Microsoft executives are due a grilling from shareholders as investors prepare to make sense of exactly what is going on at the company.
Mixed messages is an understatement: outgoing shy and retiring CEO Steve Ballmer first consolidated power by dismantling the powerful Windows group according to his whim, then abruptly announced he'd step down as soon as the next CEO is in place. Then the company bought Nokia.
The Wall Street Journal reports analysts are readying themselves for a crucial meeting Thursday, where Ballmer and other executives are tipped to face an onslaught of questions about confusing happenings in Redmond's Vole Hill.
Throw in relatively shakey financial results and the company's ailing plan to turn itself into a game-changing, paradigm-shifting hardware company - Microsoft is not a hardware company - and it is little surprise investors are edgy.
It is expected, the WSJ reveals, that the company will update analysts on its hunt for another CEO, take it to task over its smartphone and other hardware segments, and probe Redmond's plans about its $77 billion cash stockpile.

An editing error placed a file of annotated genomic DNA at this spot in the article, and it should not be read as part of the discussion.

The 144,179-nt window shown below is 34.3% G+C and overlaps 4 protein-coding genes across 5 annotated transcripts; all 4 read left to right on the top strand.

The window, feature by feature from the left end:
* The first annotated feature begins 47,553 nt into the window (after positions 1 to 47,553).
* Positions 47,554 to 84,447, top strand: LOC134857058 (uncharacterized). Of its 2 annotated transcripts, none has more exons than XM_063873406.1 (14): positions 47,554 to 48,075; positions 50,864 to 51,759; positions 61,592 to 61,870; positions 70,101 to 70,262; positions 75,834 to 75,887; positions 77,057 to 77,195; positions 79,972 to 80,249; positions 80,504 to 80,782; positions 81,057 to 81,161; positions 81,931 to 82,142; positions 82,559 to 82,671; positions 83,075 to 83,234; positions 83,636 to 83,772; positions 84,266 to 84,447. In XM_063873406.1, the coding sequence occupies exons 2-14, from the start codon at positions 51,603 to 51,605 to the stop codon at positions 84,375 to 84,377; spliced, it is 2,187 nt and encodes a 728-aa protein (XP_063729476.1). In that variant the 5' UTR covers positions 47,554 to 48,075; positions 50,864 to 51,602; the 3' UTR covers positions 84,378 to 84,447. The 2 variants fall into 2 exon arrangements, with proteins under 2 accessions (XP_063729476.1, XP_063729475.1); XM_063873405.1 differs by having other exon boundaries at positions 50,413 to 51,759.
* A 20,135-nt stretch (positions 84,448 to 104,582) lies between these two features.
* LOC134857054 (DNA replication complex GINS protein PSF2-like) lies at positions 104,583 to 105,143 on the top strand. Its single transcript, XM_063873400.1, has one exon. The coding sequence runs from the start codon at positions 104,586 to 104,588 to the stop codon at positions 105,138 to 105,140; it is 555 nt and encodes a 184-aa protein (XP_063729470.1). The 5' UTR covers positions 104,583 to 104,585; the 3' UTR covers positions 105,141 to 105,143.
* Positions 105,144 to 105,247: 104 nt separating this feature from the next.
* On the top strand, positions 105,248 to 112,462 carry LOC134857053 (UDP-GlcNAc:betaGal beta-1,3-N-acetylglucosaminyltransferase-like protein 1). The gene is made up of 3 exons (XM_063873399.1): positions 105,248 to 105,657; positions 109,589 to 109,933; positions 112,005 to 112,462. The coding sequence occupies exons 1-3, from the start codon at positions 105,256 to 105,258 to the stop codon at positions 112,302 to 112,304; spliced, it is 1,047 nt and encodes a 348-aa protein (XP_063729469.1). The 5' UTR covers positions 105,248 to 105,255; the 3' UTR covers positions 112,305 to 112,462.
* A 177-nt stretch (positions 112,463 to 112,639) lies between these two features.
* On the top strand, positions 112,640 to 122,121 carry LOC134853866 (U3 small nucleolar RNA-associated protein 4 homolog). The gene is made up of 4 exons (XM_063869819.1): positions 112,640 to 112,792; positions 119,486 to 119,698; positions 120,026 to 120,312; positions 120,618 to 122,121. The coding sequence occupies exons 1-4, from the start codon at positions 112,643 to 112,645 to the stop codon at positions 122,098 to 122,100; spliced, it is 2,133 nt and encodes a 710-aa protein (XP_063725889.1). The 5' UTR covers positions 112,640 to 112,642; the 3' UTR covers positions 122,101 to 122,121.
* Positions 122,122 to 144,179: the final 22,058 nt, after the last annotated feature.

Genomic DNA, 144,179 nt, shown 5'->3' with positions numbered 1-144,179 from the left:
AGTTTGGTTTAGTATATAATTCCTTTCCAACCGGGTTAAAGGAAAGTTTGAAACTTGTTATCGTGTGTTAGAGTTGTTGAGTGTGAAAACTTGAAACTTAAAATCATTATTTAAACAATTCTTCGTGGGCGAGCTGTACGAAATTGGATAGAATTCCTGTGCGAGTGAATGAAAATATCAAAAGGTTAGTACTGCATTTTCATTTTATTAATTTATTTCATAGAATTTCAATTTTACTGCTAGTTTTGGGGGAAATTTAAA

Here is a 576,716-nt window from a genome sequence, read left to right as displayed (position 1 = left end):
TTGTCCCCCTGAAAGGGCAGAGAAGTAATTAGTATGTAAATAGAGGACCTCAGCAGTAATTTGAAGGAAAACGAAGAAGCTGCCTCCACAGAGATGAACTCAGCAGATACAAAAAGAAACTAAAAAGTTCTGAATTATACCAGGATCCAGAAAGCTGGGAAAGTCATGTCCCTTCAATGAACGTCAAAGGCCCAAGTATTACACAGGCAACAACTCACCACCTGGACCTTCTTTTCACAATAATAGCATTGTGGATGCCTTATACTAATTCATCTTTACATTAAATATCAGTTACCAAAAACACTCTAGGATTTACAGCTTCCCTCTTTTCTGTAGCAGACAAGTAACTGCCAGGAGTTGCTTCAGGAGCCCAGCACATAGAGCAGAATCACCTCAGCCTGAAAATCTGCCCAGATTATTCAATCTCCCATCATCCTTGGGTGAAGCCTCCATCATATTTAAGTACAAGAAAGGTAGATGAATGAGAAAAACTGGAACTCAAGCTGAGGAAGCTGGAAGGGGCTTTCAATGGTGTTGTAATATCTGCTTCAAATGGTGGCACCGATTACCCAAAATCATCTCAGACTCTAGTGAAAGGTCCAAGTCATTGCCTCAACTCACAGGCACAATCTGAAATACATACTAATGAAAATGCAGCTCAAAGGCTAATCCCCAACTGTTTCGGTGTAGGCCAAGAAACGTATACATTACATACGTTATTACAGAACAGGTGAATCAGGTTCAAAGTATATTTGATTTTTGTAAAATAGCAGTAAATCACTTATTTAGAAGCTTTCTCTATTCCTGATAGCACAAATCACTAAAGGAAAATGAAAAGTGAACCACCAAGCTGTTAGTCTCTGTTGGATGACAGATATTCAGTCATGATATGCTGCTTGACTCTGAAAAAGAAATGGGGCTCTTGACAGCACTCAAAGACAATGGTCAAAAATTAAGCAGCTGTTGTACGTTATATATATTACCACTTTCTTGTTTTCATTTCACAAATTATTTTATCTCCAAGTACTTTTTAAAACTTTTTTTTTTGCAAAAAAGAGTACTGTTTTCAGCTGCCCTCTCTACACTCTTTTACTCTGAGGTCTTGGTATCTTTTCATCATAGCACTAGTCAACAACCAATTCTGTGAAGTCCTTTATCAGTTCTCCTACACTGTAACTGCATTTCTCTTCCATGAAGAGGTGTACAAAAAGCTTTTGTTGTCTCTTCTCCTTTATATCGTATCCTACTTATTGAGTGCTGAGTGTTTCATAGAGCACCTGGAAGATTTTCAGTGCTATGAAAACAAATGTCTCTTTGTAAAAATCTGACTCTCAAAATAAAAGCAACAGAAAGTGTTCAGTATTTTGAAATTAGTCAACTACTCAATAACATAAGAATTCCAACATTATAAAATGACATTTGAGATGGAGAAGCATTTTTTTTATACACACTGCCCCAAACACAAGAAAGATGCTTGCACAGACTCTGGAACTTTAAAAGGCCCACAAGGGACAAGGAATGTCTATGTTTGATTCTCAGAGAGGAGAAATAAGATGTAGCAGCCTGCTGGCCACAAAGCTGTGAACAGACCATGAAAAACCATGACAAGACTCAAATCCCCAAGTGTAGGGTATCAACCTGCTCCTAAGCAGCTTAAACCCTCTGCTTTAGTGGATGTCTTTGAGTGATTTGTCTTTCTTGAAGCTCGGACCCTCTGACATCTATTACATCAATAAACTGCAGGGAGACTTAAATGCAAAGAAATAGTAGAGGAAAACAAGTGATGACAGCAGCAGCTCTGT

Ballmer's lasting legacy may be his unwaivering attempts to reshape Microsoft into a rival in the consumer space, biting at the ankles of Apple and Google, rather than as a software and services company. First with the Zune and now with the Surface, Ballmer hasn't been entirely successful. Indeed, the Surface was essentially a $900 million write-off, plagued by its image as an also-ran, a hefty price tag, clumsy marketing and unremarkable hardware.
Thursday should also bring with it a stock dividend increase. If this raises near the 15 percent mark, it could be a sign ValueAct Capital, a major Microsoft shareholder, is exerting its pressure as it looks for chunkier payouts from the company.